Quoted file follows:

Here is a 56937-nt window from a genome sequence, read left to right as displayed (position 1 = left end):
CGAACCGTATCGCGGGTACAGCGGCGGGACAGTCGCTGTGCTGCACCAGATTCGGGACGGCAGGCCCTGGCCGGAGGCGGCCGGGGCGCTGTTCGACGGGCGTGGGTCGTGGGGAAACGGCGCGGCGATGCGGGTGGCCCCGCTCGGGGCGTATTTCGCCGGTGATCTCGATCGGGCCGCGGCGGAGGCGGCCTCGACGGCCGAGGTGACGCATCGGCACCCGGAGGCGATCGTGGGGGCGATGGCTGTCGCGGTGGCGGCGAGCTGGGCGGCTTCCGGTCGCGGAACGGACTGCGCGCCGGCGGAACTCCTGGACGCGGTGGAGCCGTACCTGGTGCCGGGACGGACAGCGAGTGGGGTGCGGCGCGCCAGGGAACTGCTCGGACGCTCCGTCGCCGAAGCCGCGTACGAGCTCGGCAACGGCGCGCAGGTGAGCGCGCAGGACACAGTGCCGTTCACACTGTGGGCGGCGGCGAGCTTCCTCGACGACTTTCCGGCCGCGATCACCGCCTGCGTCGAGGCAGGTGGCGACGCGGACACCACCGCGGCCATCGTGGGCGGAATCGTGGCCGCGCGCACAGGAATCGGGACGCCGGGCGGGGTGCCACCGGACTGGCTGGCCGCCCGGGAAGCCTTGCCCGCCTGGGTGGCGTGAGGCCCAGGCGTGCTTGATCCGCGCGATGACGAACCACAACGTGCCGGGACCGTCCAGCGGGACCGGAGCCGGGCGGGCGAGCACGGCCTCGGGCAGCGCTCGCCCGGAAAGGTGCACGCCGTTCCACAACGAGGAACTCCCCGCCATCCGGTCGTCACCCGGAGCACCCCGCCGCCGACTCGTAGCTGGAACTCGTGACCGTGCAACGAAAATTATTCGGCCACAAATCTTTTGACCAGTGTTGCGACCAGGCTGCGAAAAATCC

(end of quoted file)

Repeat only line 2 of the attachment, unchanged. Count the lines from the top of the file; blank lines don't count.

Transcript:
CGAACCGTATCGCGGGTACAGCGGCGGGACAGTCGCTGTGCTGCACCAGATTCGGGACGGCAGGCCCTGGCCGGAGGCGGCCGGGGCGCTGTTCGACGGGCGTGGGTCGTGGGGAAACGGCGCGGCGATGCGGGTGGCCCCGCTCGGGGCGTATTTCGCCGGTGATCTCGATCGGGCCGCGGCGGAGGCGGCCTCGACGGCCGAGGTGACGCATCGGCACCCGGAGGCGATCGTGGGGGCGATGGCTGTCGCGGTGGCGGCGAGCTGGGCGGCTTCCGGTCGCGGAACGGACTGCGCGCCGGCGGAACTCCTGGACGCGGTGGAGCCGTACCTGGTGCCGGGACGGACAGCGAGTGGGGTGCGGCGCGCCAGGGAACTGCTCGGACGCTCCGTCGCCGAAGCCGCGTACGAGCTCGGCAACGGCGCGCAGGTGAGCGCGCAGGACACAGTGCCGTTCACACTGTGGGCGGCGGCGAGCTTCCTCGACGACTTTCCGGCCGCGATCACCGCCTGCGTCGAGGCAGGTGGCGACGCGGACACCACCGCGGCCATCGTGGGCGGAATCGTGGCCGCGCGCACAGGAATCGGGACGCCGGGCGGGGTGCCACCGGACTGGCTGGCCGCCCGGGAAGCCTTGCCCGCCTGGGTGGCGTGAGGCCCAGGCGTGCTTGATCCGCGCGATGACGAACCACAACGTGCCGGGACCGTCCAGCGGGACCGGAGCCGGGCGGGCGAGCACGGCCTCGGGCAGCGCTCGCCCGGAAAGGTGCACGCCGTTCCACAACGAGGAACTCCCCGCCATCCGGTCGTCACCCGGAGCACCCCGCCGCCGACTCGTAGCTGGAACTCGTGACCGTGCAACGAAAATTATTCGGCCACAAATCTTTTGACCAGTGTTGCGACCAGGCTGCGAAAAATCC